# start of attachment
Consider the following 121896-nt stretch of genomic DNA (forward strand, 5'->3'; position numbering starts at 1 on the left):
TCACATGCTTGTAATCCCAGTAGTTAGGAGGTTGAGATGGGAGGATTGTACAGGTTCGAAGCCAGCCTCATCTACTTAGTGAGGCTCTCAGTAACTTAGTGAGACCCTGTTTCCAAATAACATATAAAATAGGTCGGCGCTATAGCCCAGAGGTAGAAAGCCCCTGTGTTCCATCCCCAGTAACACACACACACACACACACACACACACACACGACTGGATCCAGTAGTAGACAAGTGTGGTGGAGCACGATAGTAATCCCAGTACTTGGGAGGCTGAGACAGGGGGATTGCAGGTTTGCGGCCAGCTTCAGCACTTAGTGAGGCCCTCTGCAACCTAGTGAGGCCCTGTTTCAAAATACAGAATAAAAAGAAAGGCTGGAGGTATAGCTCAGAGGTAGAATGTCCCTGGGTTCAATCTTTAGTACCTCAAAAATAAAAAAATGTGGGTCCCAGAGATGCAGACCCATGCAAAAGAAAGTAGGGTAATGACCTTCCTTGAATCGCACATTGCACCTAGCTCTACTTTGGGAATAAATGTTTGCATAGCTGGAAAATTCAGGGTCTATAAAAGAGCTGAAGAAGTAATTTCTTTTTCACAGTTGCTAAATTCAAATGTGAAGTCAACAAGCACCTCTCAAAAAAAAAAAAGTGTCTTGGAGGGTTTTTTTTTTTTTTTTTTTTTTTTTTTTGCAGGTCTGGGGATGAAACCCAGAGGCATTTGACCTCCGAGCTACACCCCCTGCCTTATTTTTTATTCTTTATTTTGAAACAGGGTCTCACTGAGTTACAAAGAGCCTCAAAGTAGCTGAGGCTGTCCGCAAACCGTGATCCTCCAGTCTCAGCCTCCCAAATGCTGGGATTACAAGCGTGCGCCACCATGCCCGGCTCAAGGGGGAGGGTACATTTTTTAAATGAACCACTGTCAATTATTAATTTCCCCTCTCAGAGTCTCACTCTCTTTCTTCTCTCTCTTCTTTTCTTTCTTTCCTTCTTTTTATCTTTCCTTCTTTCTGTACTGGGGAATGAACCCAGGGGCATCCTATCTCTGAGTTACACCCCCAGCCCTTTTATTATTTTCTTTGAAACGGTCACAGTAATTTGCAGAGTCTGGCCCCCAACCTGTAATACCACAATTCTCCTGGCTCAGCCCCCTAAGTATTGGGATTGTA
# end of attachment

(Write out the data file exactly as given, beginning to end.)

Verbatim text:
Consider the following 121896-nt stretch of genomic DNA (forward strand, 5'->3'; position numbering starts at 1 on the left):
TCACATGCTTGTAATCCCAGTAGTTAGGAGGTTGAGATGGGAGGATTGTACAGGTTCGAAGCCAGCCTCATCTACTTAGTGAGGCTCTCAGTAACTTAGTGAGACCCTGTTTCCAAATAACATATAAAATAGGTCGGCGCTATAGCCCAGAGGTAGAAAGCCCCTGTGTTCCATCCCCAGTAACACACACACACACACACACACACACACACACGACTGGATCCAGTAGTAGACAAGTGTGGTGGAGCACGATAGTAATCCCAGTACTTGGGAGGCTGAGACAGGGGGATTGCAGGTTTGCGGCCAGCTTCAGCACTTAGTGAGGCCCTCTGCAACCTAGTGAGGCCCTGTTTCAAAATACAGAATAAAAAGAAAGGCTGGAGGTATAGCTCAGAGGTAGAATGTCCCTGGGTTCAATCTTTAGTACCTCAAAAATAAAAAAATGTGGGTCCCAGAGATGCAGACCCATGCAAAAGAAAGTAGGGTAATGACCTTCCTTGAATCGCACATTGCACCTAGCTCTACTTTGGGAATAAATGTTTGCATAGCTGGAAAATTCAGGGTCTATAAAAGAGCTGAAGAAGTAATTTCTTTTTCACAGTTGCTAAATTCAAATGTGAAGTCAACAAGCACCTCTCAAAAAAAAAAAAGTGTCTTGGAGGGTTTTTTTTTTTTTTTTTTTTTTTTTTTTGCAGGTCTGGGGATGAAACCCAGAGGCATTTGACCTCCGAGCTACACCCCCTGCCTTATTTTTTATTCTTTATTTTGAAACAGGGTCTCACTGAGTTACAAAGAGCCTCAAAGTAGCTGAGGCTGTCCGCAAACCGTGATCCTCCAGTCTCAGCCTCCCAAATGCTGGGATTACAAGCGTGCGCCACCATGCCCGGCTCAAGGGGGAGGGTACATTTTTTAAATGAACCACTGTCAATTATTAATTTCCCCTCTCAGAGTCTCACTCTCTTTCTTCTCTCTCTTCTTTTCTTTCTTTCCTTCTTTTTATCTTTCCTTCTTTCTGTACTGGGGAATGAACCCAGGGGCATCCTATCTCTGAGTTACACCCCCAGCCCTTTTATTATTTTCTTTGAAACGGTCACAGTAATTTGCAGAGTCTGGCCCCCAACCTGTAATACCACAATTCTCCTGGCTCAGCCCCCTAAGTATTGGGATTGTA